6. Stop. Using. Periods. For. Emphasis. Such a behavior bespeaks a true failure of imagination. We have words, words, words, which we can use instead. We could say, "O!," like Hamlet (or "O, o, o, o," if we like the dying "O-groans" of the infamous Folio passage). There's a place in rhetoric for repetition. Many Shakespeare characters can teach us, but we can't find a better one than Measure for Measure's Isabella, who knows how to make her point without fake punctuation. She presents her "true complaint" to her judge and demands "justice, justice, justice, justice, justice!" Commas, not periods, and then an exclamation point.
7. "Violent seize of the Capitol," "Capitol was sieged." I hate even occasionally to agree with our last president about the "failing New York Times." But I do agree that The New York Times is failing to perform reasonable editing. Unbelievable! I don't even know what to say about the above. I get that the writer didn't want to suggest that the Capitol building had a seizure, but were there no other options? How about "violent seizing of the Capitol"? The second monstrosity, "Capitol was sieged," actually came from The Washington Post. It leaves me aghast. These writers are getting jobs working for the nation's top newspapers? How about a little basic grammar? "Besieged," if you please. Of this, Shakespeare would say what Sir Toby Belch says about Sir Andrew Aguecheek's writing: "Excellently ignorant."
8. "Amazon is Booting Parler off of Its Web Hosting Service." I'm not sorry to hear that, but why the second preposition? This is not as bad as my students' insistence that some things are "based off of" other things, but it's still not good. Be sparing with prepositions. Know what they mean. Here's a good example, from Rosalind's and Celia's dialogue in As You Like It:
ROSALIND: Not true in love?
CELIA: Yes, when he is in, but I think he is not in.
Rosalind doesn't say Orlando is "not true in of love," or "off of love," and Celia doesn't say, "Yes, when he is in on." They know a little preposition goes a long way.
9. "This teaches well." This one's for "educators" (whom I like to call teachers). No. Hamlet (for instance) may be an easy play to teach, but it does not "teach well." On your own, you can read it. In a theater, you can see it. But it doesn't stand up in front of a classroom and teach itself. I watched. It did nothing. I had to open the text and ask questions about it. The Merchant of Venice's Portia has a lot to say about teaching. She (disingenuously) describes herself as an "unlessoned girl," "unschooled," "not bred so dull but she can learn." She's obviously much smarter than the person to whom she says this (Bassanio), and she later takes an opportunity to scold him for his bad "teaching": "You taught me first to beg, and now, methinks, you teach me how a beggar should be answered." What's my point? Pronouns. Portia's phrases and sentences include references to actual people who are either in need of learning, or are doing the teaching, even if they're doing it badly.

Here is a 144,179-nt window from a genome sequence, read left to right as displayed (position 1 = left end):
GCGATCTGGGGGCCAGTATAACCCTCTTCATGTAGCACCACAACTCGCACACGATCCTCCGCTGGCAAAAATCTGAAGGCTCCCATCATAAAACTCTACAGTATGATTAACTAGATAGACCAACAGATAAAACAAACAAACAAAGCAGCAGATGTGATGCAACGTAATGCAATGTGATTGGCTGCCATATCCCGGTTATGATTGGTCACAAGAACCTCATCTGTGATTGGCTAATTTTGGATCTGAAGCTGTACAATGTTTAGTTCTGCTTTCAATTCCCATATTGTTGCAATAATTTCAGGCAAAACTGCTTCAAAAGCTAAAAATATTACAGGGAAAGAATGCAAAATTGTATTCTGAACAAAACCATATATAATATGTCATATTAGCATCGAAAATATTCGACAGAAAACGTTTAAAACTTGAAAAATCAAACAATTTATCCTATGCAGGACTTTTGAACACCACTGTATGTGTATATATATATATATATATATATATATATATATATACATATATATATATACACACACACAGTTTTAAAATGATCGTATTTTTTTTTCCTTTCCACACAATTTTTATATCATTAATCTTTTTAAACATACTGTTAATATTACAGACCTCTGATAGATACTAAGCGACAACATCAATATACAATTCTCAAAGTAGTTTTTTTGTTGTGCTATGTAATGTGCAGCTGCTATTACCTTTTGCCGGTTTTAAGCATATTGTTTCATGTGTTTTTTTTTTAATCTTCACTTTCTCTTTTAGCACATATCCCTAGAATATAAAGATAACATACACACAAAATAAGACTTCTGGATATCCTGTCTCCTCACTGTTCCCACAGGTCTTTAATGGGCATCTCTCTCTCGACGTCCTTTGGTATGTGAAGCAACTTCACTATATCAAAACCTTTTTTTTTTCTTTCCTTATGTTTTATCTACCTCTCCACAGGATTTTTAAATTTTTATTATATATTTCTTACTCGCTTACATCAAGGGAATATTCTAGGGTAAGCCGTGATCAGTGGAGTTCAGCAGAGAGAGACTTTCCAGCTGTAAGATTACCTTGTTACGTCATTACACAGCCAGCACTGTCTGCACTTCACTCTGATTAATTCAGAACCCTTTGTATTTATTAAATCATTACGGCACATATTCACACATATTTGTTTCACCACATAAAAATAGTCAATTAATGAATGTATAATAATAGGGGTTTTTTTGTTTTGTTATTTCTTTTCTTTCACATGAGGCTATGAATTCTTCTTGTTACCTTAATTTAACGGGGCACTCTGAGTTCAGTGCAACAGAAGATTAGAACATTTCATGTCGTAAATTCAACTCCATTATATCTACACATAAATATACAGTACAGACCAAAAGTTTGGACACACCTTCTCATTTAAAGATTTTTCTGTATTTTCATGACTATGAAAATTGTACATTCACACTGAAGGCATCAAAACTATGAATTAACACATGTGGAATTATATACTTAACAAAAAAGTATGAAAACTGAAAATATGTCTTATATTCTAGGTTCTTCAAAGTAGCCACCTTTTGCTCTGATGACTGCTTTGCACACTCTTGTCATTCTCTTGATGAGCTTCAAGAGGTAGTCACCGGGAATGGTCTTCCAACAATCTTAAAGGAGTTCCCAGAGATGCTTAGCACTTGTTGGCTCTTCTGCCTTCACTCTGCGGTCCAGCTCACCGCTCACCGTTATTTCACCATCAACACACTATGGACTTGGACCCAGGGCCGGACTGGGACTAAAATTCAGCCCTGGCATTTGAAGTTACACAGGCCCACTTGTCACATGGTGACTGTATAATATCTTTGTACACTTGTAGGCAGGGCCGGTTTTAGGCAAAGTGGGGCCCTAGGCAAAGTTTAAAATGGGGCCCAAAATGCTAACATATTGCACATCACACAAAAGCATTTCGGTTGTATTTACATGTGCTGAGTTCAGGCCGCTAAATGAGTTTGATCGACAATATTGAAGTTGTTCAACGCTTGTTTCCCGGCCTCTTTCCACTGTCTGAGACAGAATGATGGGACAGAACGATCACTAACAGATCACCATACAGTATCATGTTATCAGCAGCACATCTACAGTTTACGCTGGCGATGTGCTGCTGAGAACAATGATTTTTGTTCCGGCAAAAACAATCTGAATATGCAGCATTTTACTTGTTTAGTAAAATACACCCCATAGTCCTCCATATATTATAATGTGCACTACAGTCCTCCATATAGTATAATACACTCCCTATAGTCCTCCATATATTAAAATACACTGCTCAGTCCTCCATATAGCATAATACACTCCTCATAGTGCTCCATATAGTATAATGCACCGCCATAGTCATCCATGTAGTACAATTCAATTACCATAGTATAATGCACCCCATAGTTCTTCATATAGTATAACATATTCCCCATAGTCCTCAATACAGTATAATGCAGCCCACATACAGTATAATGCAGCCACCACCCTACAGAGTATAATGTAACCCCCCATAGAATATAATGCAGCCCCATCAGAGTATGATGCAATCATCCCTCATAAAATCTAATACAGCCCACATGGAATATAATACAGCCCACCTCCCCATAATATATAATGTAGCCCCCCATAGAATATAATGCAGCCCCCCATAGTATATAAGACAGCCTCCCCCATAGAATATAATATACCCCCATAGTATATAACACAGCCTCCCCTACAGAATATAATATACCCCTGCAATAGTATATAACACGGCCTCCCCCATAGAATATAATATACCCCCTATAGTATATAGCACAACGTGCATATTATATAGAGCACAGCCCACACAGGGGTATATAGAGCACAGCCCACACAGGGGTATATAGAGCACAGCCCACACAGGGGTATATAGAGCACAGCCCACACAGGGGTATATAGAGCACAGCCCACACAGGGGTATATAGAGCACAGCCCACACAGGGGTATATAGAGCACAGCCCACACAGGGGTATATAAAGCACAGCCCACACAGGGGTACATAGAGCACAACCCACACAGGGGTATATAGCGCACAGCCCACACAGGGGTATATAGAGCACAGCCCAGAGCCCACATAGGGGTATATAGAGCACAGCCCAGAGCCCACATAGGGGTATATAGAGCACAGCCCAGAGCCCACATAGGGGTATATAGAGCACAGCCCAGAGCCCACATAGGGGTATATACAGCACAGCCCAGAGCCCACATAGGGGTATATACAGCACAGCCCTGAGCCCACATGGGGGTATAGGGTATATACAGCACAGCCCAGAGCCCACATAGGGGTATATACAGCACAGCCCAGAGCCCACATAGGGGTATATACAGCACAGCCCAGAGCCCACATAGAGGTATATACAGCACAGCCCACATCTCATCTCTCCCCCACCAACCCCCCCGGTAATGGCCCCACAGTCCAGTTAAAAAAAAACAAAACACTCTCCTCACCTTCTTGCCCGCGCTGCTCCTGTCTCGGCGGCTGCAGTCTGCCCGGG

10. "Trump has been vocal about his disinterest in preserving any semblance of decency toward the man who will succeed him." This -- from CNN -- is a terrible sentence in a whole lot of ways, but I will only mention one of them. "Disinterest" means fair-mindedness. It's therefore particularly inapplicable to the situation described. "Uninterest" is the word the writer wanted. "Lack of interest" would also have worked. I have a feeling that "disinterest" wasn't even a word in Shakespeare's day, but I'm too lazy to go to the Oxford English Dictionary and look it up. As for "interest," it usually meant rates of usury, as in The Merchant of Venice. But I can supply a Shakespearean sentence which eloquently expresses a complete lack of interest in someone. Readers may apply it as they wish. It's from Julius Caesar: "Away, slight man!"
Until next month.